By Eric Paulsen in Malaysiakini

On Sept 28, 2018, Prime Minister Dr Mahathir Mohamad announced at the 73rd United Nations (UN) General Assembly that the Malaysian government intends to ratify all remaining core UN human rights treaties.

However, perhaps unsurprisingly, the possible ratification of one convention in particular – the International Convention on the Elimination of All Forms of Racial Discrimination (Icerd), which commits state parties to eliminate all forms of racial discrimination and to promote understanding among all races – has triggered the ire of Malay rights activists in the country.

They zoomed in on the Malays’ “special position” as enshrined in Article 153 of the Federal Constitution that allowed for affirmative action and quotas for, among others, positions in the public service, permits for businesses and scholarships that they have long championed and exploited.

They called for mass protest rallies and even threatened violence if the government were to go ahead with ratifying Icerd, which they claim would end the Malays’ “special position.”

The first Agong’s speech in Parliament

In truth, however, statements bemoaning the imminent implosion of Malaysia upon Icerd’s ratification are exaggerated and lacking substance. One need look no further than the first Yang di-Pertuan Agong’s speech at the very first parliamentary session on Sept 12, 1959, to know what the Constitution means to the nation and its people:

“The Constitution of the Federation of Malaya is in itself a democratic achievement of the highest order.

“It is the product of many minds working with a common aim, to evolve a basic charter for this new Malayan nation of ours – a charter drawn from our past experience and suited to the conditions of our surroundings and way of life – a charter of our firm faith in the concepts and traditions of parliamentary democracy – and finally, and most important of all, a charter of our common belief that certain fundamental liberties are essential to the dignity and self-respect of man.

“These fundamental liberties are written into our Constitution. They include the liberty and equality of persons under the law, the basic freedom of speech and freedom of worship.

“In more symbolic term it is the compass which will guide us through the unknown future … In particular, this Constitution is the guardian of the rule of law … The Constitution belongs to all of us – it belongs to Us as the Yang di-Pertuan Agong, it belongs to you as the Members of Parliament, it belongs to the people as the fount of power.”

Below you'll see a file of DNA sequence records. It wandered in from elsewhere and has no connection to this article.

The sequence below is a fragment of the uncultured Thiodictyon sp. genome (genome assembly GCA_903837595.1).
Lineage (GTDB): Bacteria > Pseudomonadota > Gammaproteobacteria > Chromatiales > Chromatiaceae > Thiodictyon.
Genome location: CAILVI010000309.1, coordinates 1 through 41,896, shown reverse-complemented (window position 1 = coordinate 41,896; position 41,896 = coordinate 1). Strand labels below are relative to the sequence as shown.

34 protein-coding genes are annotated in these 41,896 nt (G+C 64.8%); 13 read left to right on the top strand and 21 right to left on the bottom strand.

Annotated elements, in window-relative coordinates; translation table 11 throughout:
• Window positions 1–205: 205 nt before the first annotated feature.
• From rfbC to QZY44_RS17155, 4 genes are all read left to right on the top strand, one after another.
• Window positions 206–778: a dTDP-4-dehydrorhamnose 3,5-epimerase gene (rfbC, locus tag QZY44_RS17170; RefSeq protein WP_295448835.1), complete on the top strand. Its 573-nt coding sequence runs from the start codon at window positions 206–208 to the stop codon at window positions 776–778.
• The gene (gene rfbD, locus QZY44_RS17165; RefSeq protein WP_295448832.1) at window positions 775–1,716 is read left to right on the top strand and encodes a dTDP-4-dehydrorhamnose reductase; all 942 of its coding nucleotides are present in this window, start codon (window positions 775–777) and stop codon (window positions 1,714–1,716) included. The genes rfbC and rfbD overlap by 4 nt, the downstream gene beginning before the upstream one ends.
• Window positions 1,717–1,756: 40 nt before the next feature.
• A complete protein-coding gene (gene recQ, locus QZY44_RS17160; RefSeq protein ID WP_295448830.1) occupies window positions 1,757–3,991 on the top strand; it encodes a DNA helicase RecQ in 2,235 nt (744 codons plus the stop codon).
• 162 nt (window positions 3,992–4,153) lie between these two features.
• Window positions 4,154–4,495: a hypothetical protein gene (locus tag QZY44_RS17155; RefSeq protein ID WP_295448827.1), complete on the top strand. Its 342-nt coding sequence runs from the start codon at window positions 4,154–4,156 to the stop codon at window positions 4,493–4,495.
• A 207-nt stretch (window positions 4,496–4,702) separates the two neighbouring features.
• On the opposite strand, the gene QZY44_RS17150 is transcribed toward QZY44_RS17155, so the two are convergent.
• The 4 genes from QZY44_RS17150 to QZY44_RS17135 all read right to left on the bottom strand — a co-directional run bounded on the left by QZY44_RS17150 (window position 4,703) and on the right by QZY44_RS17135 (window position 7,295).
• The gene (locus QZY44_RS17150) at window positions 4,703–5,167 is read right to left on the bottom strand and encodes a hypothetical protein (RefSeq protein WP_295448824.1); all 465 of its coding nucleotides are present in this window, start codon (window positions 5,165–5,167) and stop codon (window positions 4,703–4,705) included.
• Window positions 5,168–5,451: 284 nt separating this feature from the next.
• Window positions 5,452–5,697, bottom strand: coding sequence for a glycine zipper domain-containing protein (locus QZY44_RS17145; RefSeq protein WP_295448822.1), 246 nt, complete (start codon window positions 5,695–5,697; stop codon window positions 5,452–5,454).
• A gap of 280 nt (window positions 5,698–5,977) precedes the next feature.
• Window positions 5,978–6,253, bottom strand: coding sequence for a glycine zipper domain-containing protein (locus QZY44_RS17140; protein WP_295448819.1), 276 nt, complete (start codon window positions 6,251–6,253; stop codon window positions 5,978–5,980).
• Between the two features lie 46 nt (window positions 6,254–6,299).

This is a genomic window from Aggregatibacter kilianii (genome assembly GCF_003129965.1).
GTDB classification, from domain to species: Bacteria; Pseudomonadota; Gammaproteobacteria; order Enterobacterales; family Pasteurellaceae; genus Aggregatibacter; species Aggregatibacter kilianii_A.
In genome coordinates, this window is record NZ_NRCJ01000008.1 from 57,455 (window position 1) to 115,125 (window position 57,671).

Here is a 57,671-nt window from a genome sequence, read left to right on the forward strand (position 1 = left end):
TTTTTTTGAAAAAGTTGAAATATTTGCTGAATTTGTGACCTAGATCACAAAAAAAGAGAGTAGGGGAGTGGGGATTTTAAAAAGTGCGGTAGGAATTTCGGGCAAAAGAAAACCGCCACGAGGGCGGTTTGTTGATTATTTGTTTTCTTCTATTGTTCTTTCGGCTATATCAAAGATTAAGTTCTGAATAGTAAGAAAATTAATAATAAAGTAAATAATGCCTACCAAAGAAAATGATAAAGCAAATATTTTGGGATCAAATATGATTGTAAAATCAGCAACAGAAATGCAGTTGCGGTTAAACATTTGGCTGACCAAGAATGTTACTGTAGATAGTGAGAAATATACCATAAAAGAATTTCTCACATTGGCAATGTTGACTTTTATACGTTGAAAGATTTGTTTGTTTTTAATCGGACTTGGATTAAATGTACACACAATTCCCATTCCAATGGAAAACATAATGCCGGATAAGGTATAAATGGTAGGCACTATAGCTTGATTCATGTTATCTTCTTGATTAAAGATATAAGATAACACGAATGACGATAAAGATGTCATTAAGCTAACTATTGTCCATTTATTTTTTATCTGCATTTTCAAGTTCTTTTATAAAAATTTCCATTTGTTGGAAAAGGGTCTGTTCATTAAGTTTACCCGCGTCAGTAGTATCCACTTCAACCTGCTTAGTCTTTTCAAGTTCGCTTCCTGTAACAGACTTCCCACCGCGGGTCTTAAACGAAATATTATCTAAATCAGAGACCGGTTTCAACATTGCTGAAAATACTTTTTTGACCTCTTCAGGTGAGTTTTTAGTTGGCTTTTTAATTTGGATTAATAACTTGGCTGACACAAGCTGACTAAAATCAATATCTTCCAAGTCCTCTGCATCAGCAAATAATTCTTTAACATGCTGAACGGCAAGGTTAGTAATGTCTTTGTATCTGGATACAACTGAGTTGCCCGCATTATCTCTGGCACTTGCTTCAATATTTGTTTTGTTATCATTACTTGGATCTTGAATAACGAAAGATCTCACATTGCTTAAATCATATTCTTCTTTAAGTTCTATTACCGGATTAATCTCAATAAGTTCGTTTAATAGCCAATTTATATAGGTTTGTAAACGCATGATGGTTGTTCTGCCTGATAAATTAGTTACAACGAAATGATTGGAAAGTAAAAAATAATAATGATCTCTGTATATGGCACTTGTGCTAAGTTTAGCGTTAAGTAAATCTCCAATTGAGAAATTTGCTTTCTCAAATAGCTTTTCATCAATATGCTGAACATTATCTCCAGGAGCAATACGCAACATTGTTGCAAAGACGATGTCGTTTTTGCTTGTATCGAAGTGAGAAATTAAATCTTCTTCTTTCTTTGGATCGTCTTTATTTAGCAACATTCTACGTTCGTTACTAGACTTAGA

Rebirth of Malaysia Baharu

Parallels can be drawn between the “Malaya Baharu” of the past and “Malaysia Baru” of today after the historic 14th general election.

In 1957, Malaya fought and won by peaceful means political independence. The Constitution became a charter guaranteeing the best democracy had to offer to the fledgling nation, including the principles of fundamental liberties and equality of persons under the law for all citizens who had made Malaya their home and object of their loyalty.

Fast forward 61 years later, present Malaysia has undoubtedly progressed in many ways since that first speech – for better and worse.

Under BN’s rule for so many decades, our society has grown divided and despondent, having been plagued by religious and racial politics that emphasised the differences and separateness of Malays and non-Malays; Muslims and non-Muslims.

Nonetheless, despite all odds, Malaysia persevered, and we have once again peacefully broken free – this time from the one-party BN rule to become a “new” nation.

In Malaysia’s rebirth, it is key that we become a nation as originally envisioned in the Constitution.

It is clear from the Agong’s speech and to any reasonable reader that the heart of the Constitution has always been that of a liberal democracy, and it was the aim of the government then, as it should be the aim of the government now, that the Constitution protects and benefits all Malaysians, not just a select ethnic group or class of people.